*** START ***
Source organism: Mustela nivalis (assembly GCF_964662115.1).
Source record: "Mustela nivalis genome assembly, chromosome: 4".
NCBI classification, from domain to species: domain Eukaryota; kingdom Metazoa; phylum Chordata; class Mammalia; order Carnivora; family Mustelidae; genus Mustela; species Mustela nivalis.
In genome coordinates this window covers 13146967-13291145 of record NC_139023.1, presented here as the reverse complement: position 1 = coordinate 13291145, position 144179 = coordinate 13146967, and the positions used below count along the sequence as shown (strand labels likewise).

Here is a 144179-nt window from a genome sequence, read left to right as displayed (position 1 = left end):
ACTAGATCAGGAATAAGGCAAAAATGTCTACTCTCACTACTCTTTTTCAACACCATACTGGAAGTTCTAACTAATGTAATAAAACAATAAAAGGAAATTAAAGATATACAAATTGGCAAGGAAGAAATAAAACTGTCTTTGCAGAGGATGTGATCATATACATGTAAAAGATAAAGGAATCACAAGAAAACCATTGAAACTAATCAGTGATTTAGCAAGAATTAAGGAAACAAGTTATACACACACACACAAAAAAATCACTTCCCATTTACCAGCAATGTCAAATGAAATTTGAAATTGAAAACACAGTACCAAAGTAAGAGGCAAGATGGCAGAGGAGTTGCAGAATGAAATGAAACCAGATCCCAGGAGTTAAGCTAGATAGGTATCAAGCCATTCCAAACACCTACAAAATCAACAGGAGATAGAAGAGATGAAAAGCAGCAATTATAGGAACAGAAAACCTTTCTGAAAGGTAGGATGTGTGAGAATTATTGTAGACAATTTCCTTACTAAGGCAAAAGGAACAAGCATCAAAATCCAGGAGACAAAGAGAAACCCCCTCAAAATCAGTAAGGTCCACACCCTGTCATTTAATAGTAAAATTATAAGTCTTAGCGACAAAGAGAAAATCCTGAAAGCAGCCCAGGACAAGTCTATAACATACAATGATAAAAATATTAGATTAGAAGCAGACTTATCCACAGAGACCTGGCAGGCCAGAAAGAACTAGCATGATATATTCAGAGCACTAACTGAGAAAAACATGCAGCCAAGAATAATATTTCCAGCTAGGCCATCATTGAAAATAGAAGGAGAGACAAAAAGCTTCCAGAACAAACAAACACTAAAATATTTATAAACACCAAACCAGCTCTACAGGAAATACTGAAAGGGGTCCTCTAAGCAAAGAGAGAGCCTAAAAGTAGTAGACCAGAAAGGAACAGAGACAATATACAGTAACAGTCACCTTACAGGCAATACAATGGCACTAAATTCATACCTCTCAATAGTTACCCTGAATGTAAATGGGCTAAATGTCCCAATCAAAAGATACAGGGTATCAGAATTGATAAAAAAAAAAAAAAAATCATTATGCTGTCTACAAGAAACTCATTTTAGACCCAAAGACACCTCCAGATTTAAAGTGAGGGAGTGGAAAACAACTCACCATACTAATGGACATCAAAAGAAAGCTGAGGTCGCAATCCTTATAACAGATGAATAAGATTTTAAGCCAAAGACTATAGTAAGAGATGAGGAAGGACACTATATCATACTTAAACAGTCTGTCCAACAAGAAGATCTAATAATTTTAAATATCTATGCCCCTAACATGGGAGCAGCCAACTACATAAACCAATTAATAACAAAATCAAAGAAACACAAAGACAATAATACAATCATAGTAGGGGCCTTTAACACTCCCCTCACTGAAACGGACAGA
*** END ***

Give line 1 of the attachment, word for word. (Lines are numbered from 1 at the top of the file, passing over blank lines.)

Source organism: Mustela nivalis (assembly GCF_964662115.1).